The counting concepts and comedy make this a perfect 100th day read-aloud.

HUNDREDTH DAY DISASTER

The 100th day of school gets a lighthearted treatment in this debut rhyming picture book.

It’s the 100th day of school, but the class has only counted up to 93. The teacher is worried she’ll be fired, so the students put their heads together to figure out what days they missed. After recalling a number of chaotic days—the class pet’s escape, the field trip to the circus, the first snowfall, and more—the classmates arrive at a new total, but now they’ve hit 101. After the poor teacher faints, the students use all their counting strategies to add up the right number of days. The teacher shows her appreciation, and the class assures her: “You can count on us!” There is no shortage of books celebrating the 100th day of school, but Reistad, a librarian, captures perfectly how busy school days can escape a careful count—and how teamwork helps the students celebrate both the fun they’ve had and the class they love. The rhyming text flows smoothly and seamlessly integrates math vocabulary (“digit,” “sum,” “abacus”). Veteran illustrator Barber skillfully creates amusing illustrations, as seen in his Nobody Likes a Booger (2017), and here, that humor is particularly present in the teacher’s expressions and body language. The students are a diverse group ethnically, but they are identical in their positive attitudes and willingness to help their beleaguered instructor.

The counting concepts and comedy make this a perfect 100th day read-aloud.

Pub Date: April 16, 2019

ISBN: 978-1-64343-987-7

Page Count: 24

Publisher: Beaver's Pond Press

Review Posted Online: May 5, 2020

Did you like this book?

No Comments Yet

Formulaic but not stale…even if it does mine previous topical material rather than expand it.

HOW DO DINOSAURS SHOW GOOD MANNERS?

From the How Do Dinosaurs…? series

A guide to better behavior—at home, on the playground, in class, and in the library.

Serving as a sort of overview for the series’ 12 previous exercises in behavior modeling, this latest outing opens with a set of badly behaving dinos, identified in an endpaper key and also inconspicuously in situ. Per series formula, these are paired to leading questions like “Does she spit out her broccoli onto the floor? / Does he shout ‘I hate meat loaf!’ while slamming the door?” (Choruses of “NO!” from young audiences are welcome.) Midway through, the tone changes (“No, dinosaurs don’t”), and good examples follow to the tune of positive declarative sentences: “They wipe up the tables and vacuum the floors. / They share all the books and they never slam doors,” etc. Teague’s customary, humongous prehistoric crew, all depicted in exact detail and with wildly flashy coloration, fill both their spreads and their human-scale scenes as their human parents—no same-sex couples but some are racially mixed, and in one the man’s the cook—join a similarly diverse set of sibs and other children in either disapprobation or approving smiles. All in all, it’s a well-tested mix of oblique and prescriptive approaches to proper behavior as well as a lighthearted way to play up the use of “please,” “thank you,” and even “I’ll help when you’re hurt.”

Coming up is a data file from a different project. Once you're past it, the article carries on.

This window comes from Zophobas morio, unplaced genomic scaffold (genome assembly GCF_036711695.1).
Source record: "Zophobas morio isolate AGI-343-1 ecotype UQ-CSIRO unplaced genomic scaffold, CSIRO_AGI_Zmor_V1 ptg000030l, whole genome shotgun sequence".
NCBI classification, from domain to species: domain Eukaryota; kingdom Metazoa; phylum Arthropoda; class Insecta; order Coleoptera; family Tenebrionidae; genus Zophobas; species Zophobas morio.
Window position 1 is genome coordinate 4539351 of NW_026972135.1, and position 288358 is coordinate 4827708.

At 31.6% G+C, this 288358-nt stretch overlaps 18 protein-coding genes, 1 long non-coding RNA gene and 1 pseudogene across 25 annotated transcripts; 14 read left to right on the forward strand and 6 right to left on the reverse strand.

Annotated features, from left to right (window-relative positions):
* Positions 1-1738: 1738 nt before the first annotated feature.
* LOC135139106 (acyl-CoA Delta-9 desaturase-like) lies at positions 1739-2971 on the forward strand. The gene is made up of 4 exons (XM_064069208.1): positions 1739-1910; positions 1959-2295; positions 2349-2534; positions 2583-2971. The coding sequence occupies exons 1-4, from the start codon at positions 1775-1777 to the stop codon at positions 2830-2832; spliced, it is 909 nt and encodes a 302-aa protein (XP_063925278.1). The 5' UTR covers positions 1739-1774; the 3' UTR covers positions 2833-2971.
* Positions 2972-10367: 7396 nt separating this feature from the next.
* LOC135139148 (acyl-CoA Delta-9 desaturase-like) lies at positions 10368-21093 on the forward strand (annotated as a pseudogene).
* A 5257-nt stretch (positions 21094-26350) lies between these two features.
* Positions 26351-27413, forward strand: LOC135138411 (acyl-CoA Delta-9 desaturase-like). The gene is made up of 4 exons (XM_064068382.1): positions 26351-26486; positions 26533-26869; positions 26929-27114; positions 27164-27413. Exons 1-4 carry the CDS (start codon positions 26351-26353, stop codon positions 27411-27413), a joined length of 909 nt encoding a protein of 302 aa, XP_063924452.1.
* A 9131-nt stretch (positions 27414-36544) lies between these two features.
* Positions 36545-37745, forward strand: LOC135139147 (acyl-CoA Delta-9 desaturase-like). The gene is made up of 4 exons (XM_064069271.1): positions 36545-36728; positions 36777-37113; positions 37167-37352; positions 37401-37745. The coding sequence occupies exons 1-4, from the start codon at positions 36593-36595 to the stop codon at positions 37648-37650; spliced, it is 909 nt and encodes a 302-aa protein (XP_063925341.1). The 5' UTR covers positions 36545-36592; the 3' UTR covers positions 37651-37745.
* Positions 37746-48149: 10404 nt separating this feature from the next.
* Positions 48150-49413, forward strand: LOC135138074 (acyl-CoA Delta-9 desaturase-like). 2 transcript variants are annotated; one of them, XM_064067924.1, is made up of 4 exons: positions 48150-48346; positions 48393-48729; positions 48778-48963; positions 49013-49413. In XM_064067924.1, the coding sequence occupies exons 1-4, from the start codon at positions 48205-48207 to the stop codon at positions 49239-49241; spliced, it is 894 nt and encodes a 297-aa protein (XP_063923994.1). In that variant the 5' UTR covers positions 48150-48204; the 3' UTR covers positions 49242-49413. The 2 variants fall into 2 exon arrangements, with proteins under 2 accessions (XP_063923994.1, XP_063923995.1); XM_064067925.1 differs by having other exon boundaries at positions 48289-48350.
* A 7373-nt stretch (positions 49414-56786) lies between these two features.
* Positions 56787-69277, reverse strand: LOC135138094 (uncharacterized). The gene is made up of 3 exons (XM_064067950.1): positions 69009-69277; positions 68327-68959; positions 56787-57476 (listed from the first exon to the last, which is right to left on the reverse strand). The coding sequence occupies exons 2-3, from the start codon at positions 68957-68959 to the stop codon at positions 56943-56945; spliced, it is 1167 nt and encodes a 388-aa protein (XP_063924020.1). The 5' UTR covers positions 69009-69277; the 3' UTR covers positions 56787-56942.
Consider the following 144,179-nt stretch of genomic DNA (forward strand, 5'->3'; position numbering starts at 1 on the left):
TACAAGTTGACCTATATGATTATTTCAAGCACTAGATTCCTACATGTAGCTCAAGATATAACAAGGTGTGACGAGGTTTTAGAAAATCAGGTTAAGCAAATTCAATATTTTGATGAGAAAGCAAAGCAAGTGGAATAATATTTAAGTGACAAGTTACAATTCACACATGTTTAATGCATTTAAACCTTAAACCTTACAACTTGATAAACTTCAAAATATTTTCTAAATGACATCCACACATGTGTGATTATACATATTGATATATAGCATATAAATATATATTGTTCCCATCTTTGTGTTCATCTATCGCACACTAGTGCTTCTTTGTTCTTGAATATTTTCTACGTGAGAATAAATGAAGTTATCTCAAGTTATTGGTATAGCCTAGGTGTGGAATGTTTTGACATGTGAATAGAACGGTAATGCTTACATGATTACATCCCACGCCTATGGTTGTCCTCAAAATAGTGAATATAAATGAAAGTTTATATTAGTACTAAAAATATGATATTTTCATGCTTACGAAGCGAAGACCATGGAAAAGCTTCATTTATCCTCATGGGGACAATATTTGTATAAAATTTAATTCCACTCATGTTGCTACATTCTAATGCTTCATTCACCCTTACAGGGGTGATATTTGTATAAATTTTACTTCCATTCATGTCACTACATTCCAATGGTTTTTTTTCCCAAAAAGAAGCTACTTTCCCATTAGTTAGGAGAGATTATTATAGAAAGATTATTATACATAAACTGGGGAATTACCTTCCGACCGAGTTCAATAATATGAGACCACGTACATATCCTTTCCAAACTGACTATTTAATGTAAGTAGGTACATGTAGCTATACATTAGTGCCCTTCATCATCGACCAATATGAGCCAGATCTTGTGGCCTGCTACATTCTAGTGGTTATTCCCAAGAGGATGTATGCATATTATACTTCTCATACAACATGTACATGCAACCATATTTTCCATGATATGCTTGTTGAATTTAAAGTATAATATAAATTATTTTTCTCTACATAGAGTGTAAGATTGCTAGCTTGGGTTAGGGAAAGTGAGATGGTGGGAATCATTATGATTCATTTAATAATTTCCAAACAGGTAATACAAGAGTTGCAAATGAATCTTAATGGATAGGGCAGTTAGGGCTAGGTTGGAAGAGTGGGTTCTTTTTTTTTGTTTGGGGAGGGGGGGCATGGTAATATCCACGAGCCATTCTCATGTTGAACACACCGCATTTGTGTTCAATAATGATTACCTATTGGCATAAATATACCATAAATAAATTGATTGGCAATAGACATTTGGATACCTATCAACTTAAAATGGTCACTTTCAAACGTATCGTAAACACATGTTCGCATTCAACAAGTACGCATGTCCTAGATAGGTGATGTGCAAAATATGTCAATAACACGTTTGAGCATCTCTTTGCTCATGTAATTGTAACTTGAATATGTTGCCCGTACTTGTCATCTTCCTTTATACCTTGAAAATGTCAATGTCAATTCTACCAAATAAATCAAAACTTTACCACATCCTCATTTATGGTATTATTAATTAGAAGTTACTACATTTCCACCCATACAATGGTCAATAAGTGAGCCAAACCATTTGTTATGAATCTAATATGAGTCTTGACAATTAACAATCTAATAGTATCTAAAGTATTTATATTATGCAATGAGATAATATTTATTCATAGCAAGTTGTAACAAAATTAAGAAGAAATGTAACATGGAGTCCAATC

Formulaic but not stale…even if it does mine previous topical material rather than expand it. (Picture book. 6-8)

Pub Date: Oct. 20, 2020

ISBN: 978-1-338-36334-0

Page Count: 40

Publisher: Blue Sky/Scholastic

Review Posted Online: Aug. 18, 2020

Kirkus Reviews Issue: Sept. 1, 2020

Did you like this book?

The combination of haiku, attractive illustrations, and interesting information makes this a keeper.

MORNING, SUNSHINE!

This picture book combines poetry with facts about nature.

Using the arrival of morning as its focus and theme, this nonfiction book provides information about animal, insect, and bird life along with some general natural science. From birds’ singing in the morning through moths’ finding quiet spots to rest as the sun rises to the daily routines of rabbits, foxes, and other animals, readers will discover fascinating facts about Earth’s creatures. Combining entertainment and information, this book not only features the lives of animals, but it also explains why the sky changes color throughout the day and how the Earth’s rotation creates the phenomena of day and night. Each double-page spread highlights a different creature or natural phenomenon; there’s a haiku on verso and on recto, a moderately sized paragraph with both commonly known and more unusual facts. Highlighted words stand out as obvious vocabulary builders; readers can learn their meanings in the appended glossary. The illustrations are large-scale and vivid, with the palette lightening over the course of the book as morning takes hold. Illustrations are graphically simple, with cheerful cartoon animals contributing to the upbeat mood. An added bonus is a page at the back encouraging readers to write their own nature haiku.

The combination of haiku, attractive illustrations, and interesting information makes this a keeper. (Informational picture book. 6-8)

Pub Date: March 24, 2020

ISBN: 978-1-62317-385-2

Page Count: 32

Publisher: North Atlantic

Review Posted Online: Dec. 22, 2019

Kirkus Reviews Issue: Jan. 15, 2020

Did you like this book?

No Comments Yet
more